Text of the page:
In the stage-lit theater of Roosevelt High School, Madina steps to the
front of the stage and begins telling a story in American Sign Language.
Another student moves into the light and says: “They can’t understand you – I don’t think they’re listening.”
Others chime in:
“Why can’t you at least try to speak?”
“She is speaking, but you don’t speak her language.”
“Let her speak!"
Then, “We all have a voice and a story to tell, but sometimes it’s hard
to get anyone to listen, to take the time and really get to know who we
That is an overarching theme of “Voices,” a Unified Drama production
that will be performed on Thursday, March 19, in the Roosevelt High
School auditorium at 7 p.m. Roosevelt is collaborating with the Unified
Drama program at Nathan Hale on the production. The show is a series of
vignettes, some monologues, some group sketches, some songs. It opens
with the Nathan Hale students performing the caterpillar and tea party
scenes from “Alice in Wonderland.”
Unified Drama draws together students of all abilities, including those
in special education and some who are not, in “an inclusive environment
that fosters respect for every voice and all abilities.” It was created
by Brittney Edge-Leonard, a special education instructional assistant at
Hale with a passion for the theater, at the urging of Hale Assistant
Principal Jolene Grimes. Tom Ledcke, a special education teacher at
Roosevelt who has a background in theater, picked up the idea and
started a club there.
is a wonderful example of a program that honors the district’s
commitment to educating every student,” said Wyeth Jessee, Seattle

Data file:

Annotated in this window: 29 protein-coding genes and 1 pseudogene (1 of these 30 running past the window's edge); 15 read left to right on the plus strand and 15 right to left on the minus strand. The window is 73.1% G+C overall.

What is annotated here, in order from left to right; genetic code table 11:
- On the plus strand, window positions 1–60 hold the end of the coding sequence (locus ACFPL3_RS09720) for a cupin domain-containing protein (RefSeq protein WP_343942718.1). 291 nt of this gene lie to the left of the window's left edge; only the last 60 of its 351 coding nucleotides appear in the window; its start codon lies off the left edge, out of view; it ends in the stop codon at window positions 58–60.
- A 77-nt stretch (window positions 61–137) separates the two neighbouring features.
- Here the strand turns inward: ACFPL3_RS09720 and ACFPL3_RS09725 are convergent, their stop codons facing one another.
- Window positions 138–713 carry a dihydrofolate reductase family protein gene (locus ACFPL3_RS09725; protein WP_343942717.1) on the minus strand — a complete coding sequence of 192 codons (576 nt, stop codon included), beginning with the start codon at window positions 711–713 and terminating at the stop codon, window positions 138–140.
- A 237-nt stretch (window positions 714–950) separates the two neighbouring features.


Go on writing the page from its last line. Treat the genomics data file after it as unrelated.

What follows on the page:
Public Schools’ Executive Director of Special Education. “We’re trying
to change the culture and the mindset so that everyone sees these
students not as children with disabilities, but as children who have
many gifts and abilities. We want to educate the whole child.”
Nathan Hale’s program started as a one-hour-a-week club, then became
eligible for tutoring credits, and next year will listed as a Fine Arts
class offering. “The point is that it’s really rapidly advancing, and it
has become so popular so quickly,” Edge-Leonard said.
One of the first students to sign up was Liam Neville, urged on by
Edge-Leonard, a favorite special education teacher of his. He played
both a duck and the King of Hearts in Roosevelt’s Unified Drama
production of “Alice in Wonderland.”
“I can’t tell you how amazing this experience has been for my son,” said Liam’s mom, Kate Orville.
Liam loved being up on stage and, in his words, “running around and having fun up there.”
And, Orville said, participating in a program that includes students
both in special education and general education helped Liam as well as
the entire family feel more a part of the broader Nathan Hale community.
“I think there’s just a sense of being important and being seen,” she
said. “Because you can feel somewhat invisible being in the smaller
The program isn’t just for special education students. From the start,
general education students have been involved, and Edge-Leonard is
actively recruiting students of different races, religions and sexual
orientations to become involved as well. The program offers a kind of
“expression without ego” where students get a social structure for
meeting different kinds of students, learn team building and leadership,
and have a voice.
“It’s just another avenue for them to be able to encourage others and see the potential within themselves,” Edge-Leonard said.
Orville adds: “I think the more exposure to kids of differing abilities early on, the more acceptance there is.”
As the rehearsal in Roosevelt’s theater moves forward, a student starts
translating Madina’s American Sign Language into spoken English: “I was
born in Kenya in a refugee camp as a hearing child. I got sick with a
high fever and soon became deaf.”
Another student says: “Her mother and family were afraid she would die.”
Madina does, indeed, have a story to tell. On stage, in this production,
she is able to get someone to listen, to take the time and really get
to know who she is.